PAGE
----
By asking questions and listening for what was said — and not said — Jim found out that the student was most comfortable when he wrote things down. So he recommended using a notebook dedicated to recording the money that came in and the money that went out, enabling the student to see exactly where his funds were going. The student explained that this was a new concept for him and he could immediately see the benefits of keeping a written record. Over time, the student was able to plan for his monthly expenses, greatly relieving his level of stress and allowing him to better focus his energies on his studies.

Health & Support

Health is a broad topic that covers both physical and mental issues — everything from getting adequate sleep and eating right to dealing with anxiety and stress management. It’s difficult to focus and give your best to your studies if you’re dealing with a persistent toothache, for example, or are struggling with depression. When connecting with students, it’s helpful to ask them if they have support in case they became sick or got hurt. What steps would they need to take if they had to miss a class, a test or an assignment due to health challenges? Do they know where to go for help with any mental health concerns? How could health challenges impact them financially? Being proactive can help learners put support structures in place before anything happens.

Student/Coach Conversations: Health & Support

Coach Jodi was working with a highly effective business administration student who was working toward an advanced degree. Mid-semester, the learner got sick and was admitted to the hospital with COVID-19 and double pneumonia. Naturally, she worried that her grades — and her graduation plans — were in jeopardy. It was clear to Jodi that school needed to be put on the back burner until the student recovered. Jodi told her that what she needed to do now is get better and focus on your health. “School will be here when you are healthy enough to return.”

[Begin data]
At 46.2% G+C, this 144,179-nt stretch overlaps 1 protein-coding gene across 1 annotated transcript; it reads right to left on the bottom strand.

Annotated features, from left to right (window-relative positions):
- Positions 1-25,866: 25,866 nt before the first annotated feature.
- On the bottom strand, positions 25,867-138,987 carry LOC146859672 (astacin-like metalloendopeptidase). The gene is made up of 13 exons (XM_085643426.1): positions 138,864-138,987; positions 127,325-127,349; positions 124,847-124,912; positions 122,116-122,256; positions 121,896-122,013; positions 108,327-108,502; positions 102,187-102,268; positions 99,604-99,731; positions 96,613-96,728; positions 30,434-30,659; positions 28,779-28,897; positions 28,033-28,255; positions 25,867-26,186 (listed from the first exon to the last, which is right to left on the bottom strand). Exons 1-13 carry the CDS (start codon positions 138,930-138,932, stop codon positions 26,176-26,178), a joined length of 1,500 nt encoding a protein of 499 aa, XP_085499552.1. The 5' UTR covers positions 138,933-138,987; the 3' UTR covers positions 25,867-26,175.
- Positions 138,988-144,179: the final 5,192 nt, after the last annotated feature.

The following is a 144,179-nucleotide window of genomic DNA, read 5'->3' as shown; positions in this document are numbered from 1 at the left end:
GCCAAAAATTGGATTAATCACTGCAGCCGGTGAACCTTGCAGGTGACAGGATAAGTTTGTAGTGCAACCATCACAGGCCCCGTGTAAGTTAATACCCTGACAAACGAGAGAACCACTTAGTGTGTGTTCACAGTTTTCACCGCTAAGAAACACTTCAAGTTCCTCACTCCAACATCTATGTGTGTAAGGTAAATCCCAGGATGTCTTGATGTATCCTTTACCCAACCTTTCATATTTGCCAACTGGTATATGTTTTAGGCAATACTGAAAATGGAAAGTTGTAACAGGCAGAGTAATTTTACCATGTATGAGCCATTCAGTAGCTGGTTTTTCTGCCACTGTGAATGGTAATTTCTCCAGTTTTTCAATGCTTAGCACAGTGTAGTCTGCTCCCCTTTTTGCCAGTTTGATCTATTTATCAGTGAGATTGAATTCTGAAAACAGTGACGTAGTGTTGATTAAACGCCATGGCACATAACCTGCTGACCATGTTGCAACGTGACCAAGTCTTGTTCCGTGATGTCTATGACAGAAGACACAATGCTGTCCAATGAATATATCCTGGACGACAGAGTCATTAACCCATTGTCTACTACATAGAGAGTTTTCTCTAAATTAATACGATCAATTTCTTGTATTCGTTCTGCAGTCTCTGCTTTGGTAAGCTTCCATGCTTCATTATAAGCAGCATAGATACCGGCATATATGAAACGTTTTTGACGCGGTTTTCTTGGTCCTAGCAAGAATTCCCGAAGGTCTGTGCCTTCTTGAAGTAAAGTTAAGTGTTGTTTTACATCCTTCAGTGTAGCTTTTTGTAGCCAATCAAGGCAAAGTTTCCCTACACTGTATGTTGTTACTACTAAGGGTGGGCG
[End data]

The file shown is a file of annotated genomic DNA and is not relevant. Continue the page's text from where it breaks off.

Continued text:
Jodi supported her learner by going through appropriate channels to get her withdrawn from the class without repercussions. Without the support of her coach, the student would have just taken on the stress of schoolwork, when what she needed most was to rest and get well. The student recovered, enrolled in the next semester, and completed her coursework with honors.


Simply put, the focus area of effectiveness covers the ability to complete tasks and meet deadlines — a must-have skill in order to successfully navigate college. There are financial aid forms to fill out, assignments to turn in, exams to study for and so on. That’s the rhythm and flow of higher education. Many students deal with the temptation to procrastinate, choosing to hang out with friends or watch TV when they need to study. This is where other areas of the focus wheel can help too. 

Like connecting to long-term goals, for example. Identifying which other areas are impacted by effectiveness can guide the support and tools you have to offer. Effectiveness can impact a student’s health if they have health concerns that aren’t being addressed — like not being sure how to fill a prescription if they’re living on their own for the first time. The demand of financial responsibilities also requires effectiveness. Sometimes the challenge of paying a bill isn’t about having the money, but having the wherewithal to pay it on time. 

Sharing tools like budgets, calendars and reminder notifications, along with familiarizing yourself with school and local resources will support your learner with the effectiveness to be successful in all areas of their lives — throughout their time in college and beyond.